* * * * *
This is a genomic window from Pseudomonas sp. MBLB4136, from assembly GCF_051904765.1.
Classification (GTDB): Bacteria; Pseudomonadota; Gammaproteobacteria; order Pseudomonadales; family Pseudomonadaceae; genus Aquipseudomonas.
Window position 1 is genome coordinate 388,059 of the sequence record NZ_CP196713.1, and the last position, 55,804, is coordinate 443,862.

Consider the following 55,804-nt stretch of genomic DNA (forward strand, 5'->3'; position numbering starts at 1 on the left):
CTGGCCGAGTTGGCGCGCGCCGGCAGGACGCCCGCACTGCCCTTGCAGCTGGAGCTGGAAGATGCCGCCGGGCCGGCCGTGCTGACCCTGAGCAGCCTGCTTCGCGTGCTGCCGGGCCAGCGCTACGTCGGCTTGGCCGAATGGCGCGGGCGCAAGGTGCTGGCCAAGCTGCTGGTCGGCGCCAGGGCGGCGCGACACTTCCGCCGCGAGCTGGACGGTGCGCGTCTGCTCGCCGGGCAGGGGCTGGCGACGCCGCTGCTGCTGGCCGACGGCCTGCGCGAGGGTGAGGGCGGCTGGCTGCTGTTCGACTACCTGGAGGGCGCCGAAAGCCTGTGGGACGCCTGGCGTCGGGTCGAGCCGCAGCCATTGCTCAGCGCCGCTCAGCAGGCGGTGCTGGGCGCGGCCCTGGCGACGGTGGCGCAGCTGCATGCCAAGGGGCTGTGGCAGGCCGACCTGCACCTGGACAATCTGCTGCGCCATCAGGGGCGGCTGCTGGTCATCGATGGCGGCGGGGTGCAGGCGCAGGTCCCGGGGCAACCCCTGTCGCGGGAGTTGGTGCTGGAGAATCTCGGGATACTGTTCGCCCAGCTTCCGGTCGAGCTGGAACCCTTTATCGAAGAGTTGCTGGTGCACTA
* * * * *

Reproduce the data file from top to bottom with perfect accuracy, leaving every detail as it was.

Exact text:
This is a genomic window from Pseudomonas sp. MBLB4136, from assembly GCF_051904765.1.
Classification (GTDB): Bacteria; Pseudomonadota; Gammaproteobacteria; order Pseudomonadales; family Pseudomonadaceae; genus Aquipseudomonas.
Window position 1 is genome coordinate 388,059 of the sequence record NZ_CP196713.1, and the last position, 55,804, is coordinate 443,862.

Consider the following 55,804-nt stretch of genomic DNA (forward strand, 5'->3'; position numbering starts at 1 on the left):
CTGGCCGAGTTGGCGCGCGCCGGCAGGACGCCCGCACTGCCCTTGCAGCTGGAGCTGGAAGATGCCGCCGGGCCGGCCGTGCTGACCCTGAGCAGCCTGCTTCGCGTGCTGCCGGGCCAGCGCTACGTCGGCTTGGCCGAATGGCGCGGGCGCAAGGTGCTGGCCAAGCTGCTGGTCGGCGCCAGGGCGGCGCGACACTTCCGCCGCGAGCTGGACGGTGCGCGTCTGCTCGCCGGGCAGGGGCTGGCGACGCCGCTGCTGCTGGCCGACGGCCTGCGCGAGGGTGAGGGCGGCTGGCTGCTGTTCGACTACCTGGAGGGCGCCGAAAGCCTGTGGGACGCCTGGCGTCGGGTCGAGCCGCAGCCATTGCTCAGCGCCGCTCAGCAGGCGGTGCTGGGCGCGGCCCTGGCGACGGTGGCGCAGCTGCATGCCAAGGGGCTGTGGCAGGCCGACCTGCACCTGGACAATCTGCTGCGCCATCAGGGGCGGCTGCTGGTCATCGATGGCGGCGGGGTGCAGGCGCAGGTCCCGGGGCAACCCCTGTCGCGGGAGTTGGTGCTGGAGAATCTCGGGATACTGTTCGCCCAGCTTCCGGTCGAGCTGGAACCCTTTATCGAAGAGTTGCTGGTGCACTA